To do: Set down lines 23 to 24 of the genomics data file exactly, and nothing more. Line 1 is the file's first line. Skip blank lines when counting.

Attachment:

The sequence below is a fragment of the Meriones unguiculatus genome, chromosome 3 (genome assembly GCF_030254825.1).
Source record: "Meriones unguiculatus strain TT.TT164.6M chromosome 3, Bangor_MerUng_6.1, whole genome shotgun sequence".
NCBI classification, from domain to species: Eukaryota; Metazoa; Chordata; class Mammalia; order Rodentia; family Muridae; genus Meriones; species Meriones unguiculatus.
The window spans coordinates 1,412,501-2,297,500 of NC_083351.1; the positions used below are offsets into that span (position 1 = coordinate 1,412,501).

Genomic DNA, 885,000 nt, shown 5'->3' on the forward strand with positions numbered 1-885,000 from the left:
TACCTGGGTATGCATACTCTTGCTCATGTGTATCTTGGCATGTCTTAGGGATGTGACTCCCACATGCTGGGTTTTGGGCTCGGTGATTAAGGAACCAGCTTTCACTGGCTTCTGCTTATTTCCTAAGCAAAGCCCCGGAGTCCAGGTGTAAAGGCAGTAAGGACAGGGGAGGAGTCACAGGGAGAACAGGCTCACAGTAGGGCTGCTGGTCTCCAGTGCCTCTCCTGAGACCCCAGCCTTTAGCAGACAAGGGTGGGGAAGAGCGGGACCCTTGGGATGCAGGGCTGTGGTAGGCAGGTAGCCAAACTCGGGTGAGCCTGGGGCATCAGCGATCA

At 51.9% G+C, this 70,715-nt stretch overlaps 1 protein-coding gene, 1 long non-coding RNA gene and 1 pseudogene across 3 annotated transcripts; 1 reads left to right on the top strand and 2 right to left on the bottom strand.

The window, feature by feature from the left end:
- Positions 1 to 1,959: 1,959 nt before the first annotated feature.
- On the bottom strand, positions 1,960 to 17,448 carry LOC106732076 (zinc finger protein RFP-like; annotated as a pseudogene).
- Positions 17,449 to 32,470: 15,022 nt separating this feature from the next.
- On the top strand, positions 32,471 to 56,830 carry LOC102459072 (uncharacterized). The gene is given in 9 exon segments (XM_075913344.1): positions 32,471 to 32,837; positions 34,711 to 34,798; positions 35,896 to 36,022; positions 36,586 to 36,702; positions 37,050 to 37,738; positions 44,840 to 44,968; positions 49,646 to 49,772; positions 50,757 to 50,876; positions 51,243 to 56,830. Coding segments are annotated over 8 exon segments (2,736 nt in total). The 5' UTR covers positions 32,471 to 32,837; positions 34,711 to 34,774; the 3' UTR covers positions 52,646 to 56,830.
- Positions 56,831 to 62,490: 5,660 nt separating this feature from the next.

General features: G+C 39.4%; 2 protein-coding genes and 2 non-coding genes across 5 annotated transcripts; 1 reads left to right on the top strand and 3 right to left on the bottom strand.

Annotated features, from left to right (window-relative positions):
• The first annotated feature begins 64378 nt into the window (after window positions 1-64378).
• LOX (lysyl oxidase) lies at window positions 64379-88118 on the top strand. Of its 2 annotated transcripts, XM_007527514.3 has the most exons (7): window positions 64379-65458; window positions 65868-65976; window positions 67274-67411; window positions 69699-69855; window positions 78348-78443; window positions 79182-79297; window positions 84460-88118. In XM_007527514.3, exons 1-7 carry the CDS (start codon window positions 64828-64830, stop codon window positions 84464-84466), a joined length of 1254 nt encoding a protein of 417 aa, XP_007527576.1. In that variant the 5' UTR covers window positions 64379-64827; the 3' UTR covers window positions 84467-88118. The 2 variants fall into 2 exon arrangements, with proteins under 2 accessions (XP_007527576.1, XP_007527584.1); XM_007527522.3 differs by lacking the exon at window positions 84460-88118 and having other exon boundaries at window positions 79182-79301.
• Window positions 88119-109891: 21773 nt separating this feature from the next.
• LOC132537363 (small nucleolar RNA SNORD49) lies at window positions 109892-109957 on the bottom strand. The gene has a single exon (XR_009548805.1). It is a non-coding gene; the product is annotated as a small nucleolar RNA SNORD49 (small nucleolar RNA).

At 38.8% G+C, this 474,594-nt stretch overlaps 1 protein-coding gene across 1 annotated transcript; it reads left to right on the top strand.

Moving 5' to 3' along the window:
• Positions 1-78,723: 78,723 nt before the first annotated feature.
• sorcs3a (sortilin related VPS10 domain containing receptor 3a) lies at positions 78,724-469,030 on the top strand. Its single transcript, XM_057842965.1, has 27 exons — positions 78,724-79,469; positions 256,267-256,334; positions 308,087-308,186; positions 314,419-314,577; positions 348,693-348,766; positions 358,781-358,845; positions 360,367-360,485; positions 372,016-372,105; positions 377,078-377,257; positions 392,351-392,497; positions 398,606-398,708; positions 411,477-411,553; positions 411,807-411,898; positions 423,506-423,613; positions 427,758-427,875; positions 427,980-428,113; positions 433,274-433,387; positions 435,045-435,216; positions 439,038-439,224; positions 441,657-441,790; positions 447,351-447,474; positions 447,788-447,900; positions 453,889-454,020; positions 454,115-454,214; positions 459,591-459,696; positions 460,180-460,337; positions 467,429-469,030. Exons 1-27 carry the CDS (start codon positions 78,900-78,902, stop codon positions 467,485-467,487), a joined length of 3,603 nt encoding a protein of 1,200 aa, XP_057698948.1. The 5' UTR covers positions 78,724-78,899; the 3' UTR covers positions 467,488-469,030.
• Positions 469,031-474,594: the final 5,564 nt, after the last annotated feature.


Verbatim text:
• sorcs3a (sortilin related VPS10 domain containing receptor 3a) lies at positions 78,724-469,030 on the top strand. Its single transcript, XM_057842965.1, has 27 exons — positions 78,724-79,469; positions 256,267-256,334; positions 308,087-308,186; positions 314,419-314,577; positions 348,693-348,766; positions 358,781-358,845; positions 360,367-360,485; positions 372,016-372,105; positions 377,078-377,257; positions 392,351-392,497; positions 398,606-398,708; positions 411,477-411,553; positions 411,807-411,898; positions 423,506-423,613; positions 427,758-427,875; positions 427,980-428,113; positions 433,274-433,387; positions 435,045-435,216; positions 439,038-439,224; positions 441,657-441,790; positions 447,351-447,474; positions 447,788-447,900; positions 453,889-454,020; positions 454,115-454,214; positions 459,591-459,696; positions 460,180-460,337; positions 467,429-469,030. Exons 1-27 carry the CDS (start codon positions 78,900-78,902, stop codon positions 467,485-467,487), a joined length of 3,603 nt encoding a protein of 1,200 aa, XP_057698948.1. The 5' UTR covers positions 78,724-78,899; the 3' UTR covers positions 467,488-469,030.
• Positions 469,031-474,594: the final 5,564 nt, after the last annotated feature.